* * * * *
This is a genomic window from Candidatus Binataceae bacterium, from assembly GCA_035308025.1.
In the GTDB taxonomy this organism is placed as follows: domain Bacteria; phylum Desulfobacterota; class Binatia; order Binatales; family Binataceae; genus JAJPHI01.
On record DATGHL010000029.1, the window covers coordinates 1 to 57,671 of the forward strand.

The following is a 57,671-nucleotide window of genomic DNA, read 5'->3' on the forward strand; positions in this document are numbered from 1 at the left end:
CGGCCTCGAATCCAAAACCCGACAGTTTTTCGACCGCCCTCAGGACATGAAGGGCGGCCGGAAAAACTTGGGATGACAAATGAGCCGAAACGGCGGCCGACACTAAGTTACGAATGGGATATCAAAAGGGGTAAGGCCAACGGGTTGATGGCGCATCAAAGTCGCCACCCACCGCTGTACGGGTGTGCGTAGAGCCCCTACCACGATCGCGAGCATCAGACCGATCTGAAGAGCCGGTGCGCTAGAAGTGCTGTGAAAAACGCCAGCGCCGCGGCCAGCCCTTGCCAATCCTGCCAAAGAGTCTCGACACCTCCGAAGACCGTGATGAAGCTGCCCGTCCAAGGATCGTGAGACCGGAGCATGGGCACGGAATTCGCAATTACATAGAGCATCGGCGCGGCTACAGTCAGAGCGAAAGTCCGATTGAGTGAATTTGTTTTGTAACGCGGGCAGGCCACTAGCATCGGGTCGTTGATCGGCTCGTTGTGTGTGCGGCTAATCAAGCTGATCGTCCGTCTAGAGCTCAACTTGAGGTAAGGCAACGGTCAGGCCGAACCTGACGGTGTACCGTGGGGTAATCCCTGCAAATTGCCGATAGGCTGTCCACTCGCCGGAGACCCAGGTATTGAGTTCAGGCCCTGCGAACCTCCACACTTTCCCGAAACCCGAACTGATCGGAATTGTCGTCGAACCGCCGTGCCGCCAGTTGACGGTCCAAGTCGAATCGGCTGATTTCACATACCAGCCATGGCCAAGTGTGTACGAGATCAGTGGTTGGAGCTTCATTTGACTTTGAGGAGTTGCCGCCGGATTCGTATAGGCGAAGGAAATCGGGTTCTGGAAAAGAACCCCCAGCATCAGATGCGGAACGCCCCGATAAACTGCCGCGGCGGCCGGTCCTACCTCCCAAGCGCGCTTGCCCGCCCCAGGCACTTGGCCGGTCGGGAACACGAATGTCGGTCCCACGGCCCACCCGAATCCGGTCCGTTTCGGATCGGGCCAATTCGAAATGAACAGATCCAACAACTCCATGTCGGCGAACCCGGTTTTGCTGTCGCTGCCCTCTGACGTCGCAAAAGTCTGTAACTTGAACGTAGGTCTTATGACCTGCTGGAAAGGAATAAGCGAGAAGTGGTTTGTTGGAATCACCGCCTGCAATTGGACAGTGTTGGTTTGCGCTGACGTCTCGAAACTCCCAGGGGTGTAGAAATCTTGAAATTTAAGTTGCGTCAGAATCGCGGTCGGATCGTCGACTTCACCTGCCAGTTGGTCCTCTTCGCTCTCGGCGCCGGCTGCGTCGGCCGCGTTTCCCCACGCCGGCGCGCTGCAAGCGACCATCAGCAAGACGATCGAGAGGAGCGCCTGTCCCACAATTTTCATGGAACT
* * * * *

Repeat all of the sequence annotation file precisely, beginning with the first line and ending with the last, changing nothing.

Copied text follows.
This is a genomic window from Candidatus Binataceae bacterium, from assembly GCA_035308025.1.
In the GTDB taxonomy this organism is placed as follows: domain Bacteria; phylum Desulfobacterota; class Binatia; order Binatales; family Binataceae; genus JAJPHI01.
On record DATGHL010000029.1, the window covers coordinates 1 to 57,671 of the forward strand.

The following is a 57,671-nucleotide window of genomic DNA, read 5'->3' on the forward strand; positions in this document are numbered from 1 at the left end:
CGGCCTCGAATCCAAAACCCGACAGTTTTTCGACCGCCCTCAGGACATGAAGGGCGGCCGGAAAAACTTGGGATGACAAATGAGCCGAAACGGCGGCCGACACTAAGTTACGAATGGGATATCAAAAGGGGTAAGGCCAACGGGTTGATGGCGCATCAAAGTCGCCACCCACCGCTGTACGGGTGTGCGTAGAGCCCCTACCACGATCGCGAGCATCAGACCGATCTGAAGAGCCGGTGCGCTAGAAGTGCTGTGAAAAACGCCAGCGCCGCGGCCAGCCCTTGCCAATCCTGCCAAAGAGTCTCGACACCTCCGAAGACCGTGATGAAGCTGCCCGTCCAAGGATCGTGAGACCGGAGCATGGGCACGGAATTCGCAATTACATAGAGCATCGGCGCGGCTACAGTCAGAGCGAAAGTCCGATTGAGTGAATTTGTTTTGTAACGCGGGCAGGCCACTAGCATCGGGTCGTTGATCGGCTCGTTGTGTGTGCGGCTAATCAAGCTGATCGTCCGTCTAGAGCTCAACTTGAGGTAAGGCAACGGTCAGGCCGAACCTGACGGTGTACCGTGGGGTAATCCCTGCAAATTGCCGATAGGCTGTCCACTCGCCGGAGACCCAGGTATTGAGTTCAGGCCCTGCGAACCTCCACACTTTCCCGAAACCCGAACTGATCGGAATTGTCGTCGAACCGCCGTGCCGCCAGTTGACGGTCCAAGTCGAATCGGCTGATTTCACATACCAGCCATGGCCAAGTGTGTACGAGATCAGTGGTTGGAGCTTCATTTGACTTTGAGGAGTTGCCGCCGGATTCGTATAGGCGAAGGAAATCGGGTTCTGGAAAAGAACCCCCAGCATCAGATGCGGAACGCCCCGATAAACTGCCGCGGCGGCCGGTCCTACCTCCCAAGCGCGCTTGCCCGCCCCAGGCACTTGGCCGGTCGGGAACACGAATGTCGGTCCCACGGCCCACCCGAATCCGGTCCGTTTCGGATCGGGCCAATTCGAAATGAACAGATCCAACAACTCCATGTCGGCGAACCCGGTTTTGCTGTCGCTGCCCTCTGACGTCGCAAAAGTCTGTAACTTGAACGTAGGTCTTATGACCTGCTGGAAAGGAATAAGCGAGAAGTGGTTTGTTGGAATCACCGCCTGCAATTGGACAGTGTTGGTTTGCGCTGACGTCTCGAAACTCCCAGGGGTGTAGAAATCTTGAAATTTAAGTTGCGTCAGAATCGCGGTCGGATCGTCGACTTCACCTGCCAGTTGGTCCTCTTCGCTCTCGGCGCCGGCTGCGTCGGCCGCGTTTCCCCACGCCGGCGCGCTGCAAGCGACCATCAGCAAGACGATCGAGAGGAGCGCCTGTCCCACAATTTTCATGGAACT